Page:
Experimental Astronomy

, Volume 3, Issue 1–4, pp 1–8 | Cite as

Astronomical imaging with InSb arrays

  • Judith L. Pipher
Article

Abstract

Ten years ago, Forrest presented the first astronomical images with an SBRC 32×32 InSb array camera at the first NASA-Ames Infrared Detector Technology Workshop. Soon after, SBRC began development of 58×62 InSb arrays, both for ground-based astronomy and for SIRTF. By the time of the 1987 Hilo workshop “Ground-based Astronomical Observations with Infrared Array Detectors” astronomical results from cameras based on SBRC 32×32 and 58×62 InSb arrays, a CE linear InSb array, and a French 32×32 InSb CID array were presented. And at the Tucson 1990 meeting “Astrophysics with Infrared Arrays”, it was clear that this new technology was no longer the province of “IR pundits”, but provided a tool for all astronomers. At this meeting, the first astronomical observations with SBRC's new, gateless passivation 256×256 InSb arrays will be presented: they perform spectacularly!

In this review, I can only broadly brush on the interesting science completed with InSb array cameras. Because of the broad wavelength coverage (1–5.5 μm) of InSb, and the extremely high performance levels throughout the band, InSb cameras are used not only in the near IR, but also from 3–5.5 μm, where unique science is achieved. For example, the point-like central engines of AGNs are delineated at L′ and M′, and Brα and 3.29 μm dust emission images of galactic and extragalactic objects yield excitation conditions. Examples of imaging spectroscopy, high spatial resolution imaging, as well as deep, broad-band imaging with InSb cameras at this meeting illustrate the power of InSb array cameras.

Key words

InSb arrays Infrared arrays Ground-based astronomy SIRTF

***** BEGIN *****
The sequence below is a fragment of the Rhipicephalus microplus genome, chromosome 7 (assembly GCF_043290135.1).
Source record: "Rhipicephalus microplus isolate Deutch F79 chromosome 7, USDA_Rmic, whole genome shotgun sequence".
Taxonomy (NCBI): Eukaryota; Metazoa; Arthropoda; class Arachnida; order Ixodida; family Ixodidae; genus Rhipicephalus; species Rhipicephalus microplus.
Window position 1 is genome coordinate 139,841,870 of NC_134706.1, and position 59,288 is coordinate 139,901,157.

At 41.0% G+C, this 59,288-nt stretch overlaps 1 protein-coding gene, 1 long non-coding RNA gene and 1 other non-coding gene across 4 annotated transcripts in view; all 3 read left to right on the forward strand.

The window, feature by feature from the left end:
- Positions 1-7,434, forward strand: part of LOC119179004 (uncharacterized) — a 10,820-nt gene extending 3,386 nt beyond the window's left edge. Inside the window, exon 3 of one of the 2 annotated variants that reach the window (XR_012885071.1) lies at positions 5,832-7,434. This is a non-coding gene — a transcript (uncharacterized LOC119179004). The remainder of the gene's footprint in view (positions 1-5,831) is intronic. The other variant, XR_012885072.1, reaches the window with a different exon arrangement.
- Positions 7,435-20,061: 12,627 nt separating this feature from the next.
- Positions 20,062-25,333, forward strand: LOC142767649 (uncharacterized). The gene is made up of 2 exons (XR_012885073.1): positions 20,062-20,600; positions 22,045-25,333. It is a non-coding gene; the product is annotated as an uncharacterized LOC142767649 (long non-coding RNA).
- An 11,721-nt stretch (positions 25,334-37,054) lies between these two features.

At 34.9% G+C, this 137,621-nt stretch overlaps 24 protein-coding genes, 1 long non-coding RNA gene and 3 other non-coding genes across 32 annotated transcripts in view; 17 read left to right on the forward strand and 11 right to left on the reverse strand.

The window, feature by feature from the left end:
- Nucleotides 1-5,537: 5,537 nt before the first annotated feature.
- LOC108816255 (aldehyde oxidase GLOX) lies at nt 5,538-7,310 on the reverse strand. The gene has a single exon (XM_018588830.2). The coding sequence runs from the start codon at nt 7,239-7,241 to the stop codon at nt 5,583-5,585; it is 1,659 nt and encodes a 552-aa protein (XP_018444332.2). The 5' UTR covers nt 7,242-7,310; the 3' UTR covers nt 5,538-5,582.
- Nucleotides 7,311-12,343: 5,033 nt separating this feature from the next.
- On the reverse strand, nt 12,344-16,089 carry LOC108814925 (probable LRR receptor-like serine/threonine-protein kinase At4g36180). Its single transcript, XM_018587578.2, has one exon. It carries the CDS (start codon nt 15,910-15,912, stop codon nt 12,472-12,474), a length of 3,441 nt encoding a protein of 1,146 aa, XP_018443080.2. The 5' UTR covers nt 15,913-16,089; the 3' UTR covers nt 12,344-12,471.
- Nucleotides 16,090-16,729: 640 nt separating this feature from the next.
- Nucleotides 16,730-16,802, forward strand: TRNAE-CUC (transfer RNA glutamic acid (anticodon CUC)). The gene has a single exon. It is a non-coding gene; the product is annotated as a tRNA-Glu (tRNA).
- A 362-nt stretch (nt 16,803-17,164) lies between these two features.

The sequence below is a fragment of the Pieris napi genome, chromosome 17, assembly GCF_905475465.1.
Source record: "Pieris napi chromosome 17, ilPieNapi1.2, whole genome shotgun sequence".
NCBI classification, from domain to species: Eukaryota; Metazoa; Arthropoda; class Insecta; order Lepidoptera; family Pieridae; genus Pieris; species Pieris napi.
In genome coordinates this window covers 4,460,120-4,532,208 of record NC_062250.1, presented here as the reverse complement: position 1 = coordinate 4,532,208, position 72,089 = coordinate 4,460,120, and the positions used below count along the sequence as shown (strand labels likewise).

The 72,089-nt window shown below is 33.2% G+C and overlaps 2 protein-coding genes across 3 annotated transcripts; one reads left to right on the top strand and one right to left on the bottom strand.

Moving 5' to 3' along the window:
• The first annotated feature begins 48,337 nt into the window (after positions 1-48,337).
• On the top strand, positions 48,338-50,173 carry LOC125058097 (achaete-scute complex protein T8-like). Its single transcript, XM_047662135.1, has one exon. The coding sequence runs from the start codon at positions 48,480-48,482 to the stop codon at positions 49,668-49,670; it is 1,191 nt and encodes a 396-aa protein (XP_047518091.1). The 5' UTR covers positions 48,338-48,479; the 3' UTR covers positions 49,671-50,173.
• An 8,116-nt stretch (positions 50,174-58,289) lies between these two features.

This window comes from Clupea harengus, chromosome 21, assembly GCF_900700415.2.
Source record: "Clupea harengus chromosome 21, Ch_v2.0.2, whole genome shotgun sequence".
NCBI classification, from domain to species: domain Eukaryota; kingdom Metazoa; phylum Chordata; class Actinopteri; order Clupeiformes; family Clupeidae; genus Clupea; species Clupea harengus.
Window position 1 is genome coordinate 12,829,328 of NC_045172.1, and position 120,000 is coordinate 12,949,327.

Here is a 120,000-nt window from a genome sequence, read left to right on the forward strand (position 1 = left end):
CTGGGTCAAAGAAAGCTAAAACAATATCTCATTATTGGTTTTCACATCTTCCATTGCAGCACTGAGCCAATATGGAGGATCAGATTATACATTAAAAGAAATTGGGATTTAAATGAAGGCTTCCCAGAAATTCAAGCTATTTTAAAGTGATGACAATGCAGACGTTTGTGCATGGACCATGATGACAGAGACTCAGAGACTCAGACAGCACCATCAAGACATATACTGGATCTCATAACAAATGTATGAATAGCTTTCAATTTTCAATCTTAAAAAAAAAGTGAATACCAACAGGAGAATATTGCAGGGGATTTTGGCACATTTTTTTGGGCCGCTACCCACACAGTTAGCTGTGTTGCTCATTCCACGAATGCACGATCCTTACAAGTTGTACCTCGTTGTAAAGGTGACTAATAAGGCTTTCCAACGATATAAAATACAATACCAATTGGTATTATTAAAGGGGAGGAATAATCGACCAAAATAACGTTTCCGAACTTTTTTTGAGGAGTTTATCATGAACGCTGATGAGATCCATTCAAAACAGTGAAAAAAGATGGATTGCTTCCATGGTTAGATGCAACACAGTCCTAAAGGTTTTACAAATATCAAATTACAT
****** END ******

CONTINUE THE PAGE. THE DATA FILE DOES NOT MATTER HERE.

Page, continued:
Preview

Unable to display preview. Download preview PDF.

Unable to display preview. Download preview PDF.

References

  1. Bally, J. and Lane. A.P.: 1991, Astrophysics with Infrared Arrays, ed. R. Elston, PASP Conference Series 14, 273Google Scholar
  2. Bally, J., Lada, E., and Lane, A.P.: 1993, Astrophysical Journal, in pressGoogle Scholar
  3. BregmanJ.D., RankD., TemiP., HudginsD., and KayL.: 1993, Astrophysical Journal 411, 794Google Scholar
  4. ForrestW.J., ShureM.A., PipherJ.L., and WoodwardC.E.: 1987, AIP Proc. 155, 153Google Scholar
  5. FowlerA.M. and GatleyI.: 1990, Astrophysical Journal, Letters to the Editor 353, L33Google Scholar
  6. Gatley, I., and Merrill, K.M.: 1993, SPIE Proc. 1946, in pressGoogle Scholar
  7. GrahamJ.R., SerabynE., HerbstT.M., MatthewsK., NeugebauerG., SoiferB.T., WilsonT.D., and BeckwithS.: 1993, Astronomical Journal 105, 250Google Scholar
  8. HerbstT.M., BeckwithS.V.W., ForrestW.J., and PipherJ.L.: 1993, Astronomical Journal 105, 956Google Scholar
  9. Howard, E., Pipher, J.L., and Forrest, W.J.: 1993, Astrophysical Journal, submittedGoogle Scholar
  10. Knop, R.A., Soifer, B.T., Graham, J.R., Matthews, K., Sanders, D.B., and Scoville, N.Z.: 1993, Astrophysical Journal, submittedGoogle Scholar
  11. LenzenR., HodappK.W., and SolfJ.: 1984, Astronomy and Astrophysics 137, 210Google Scholar
  12. Solomon, S., Garnett, J.D., and Chen, H.: 1993a, SPIE Proc. 1946, in pressGoogle Scholar
  13. Solomon, S., Libonate, S.L., and Forrest, W.J.: 1993b, Astrophysical Journal in preparationGoogle Scholar
  14. TorrellesJ.M., Verdes-MontenegroL., HoP.T.P., RodriguezL.F., and CantoJ.: 1993, Astrophysical Journal 410, 102Google Scholar
  15. TurnerP.C., ForrestW.J., PipherJ.L., and ShureM.A.: 1992, Astrophysical Journal 393, 648Google Scholar
  16. WoodwardC.E., ForrestW.J., PipherJ.L., MonetiM.A., and ShureM.A.: 1989a, Astrophysical Journal 337, 754Google Scholar
  17. WoodwardC.E., PipherJ.L., ShureM., and ForrestW.J.: 1989b, Astrophysical Journal 342, 860Google Scholar

Copyright information

© Kluwer Academic Publishers 1994

Authors and Affiliations

  • Judith L. Pipher
    • 1
  1. 1.Department of Physics and AstronomyUniversity of RochesterRochesterUSA

Personalised recommendations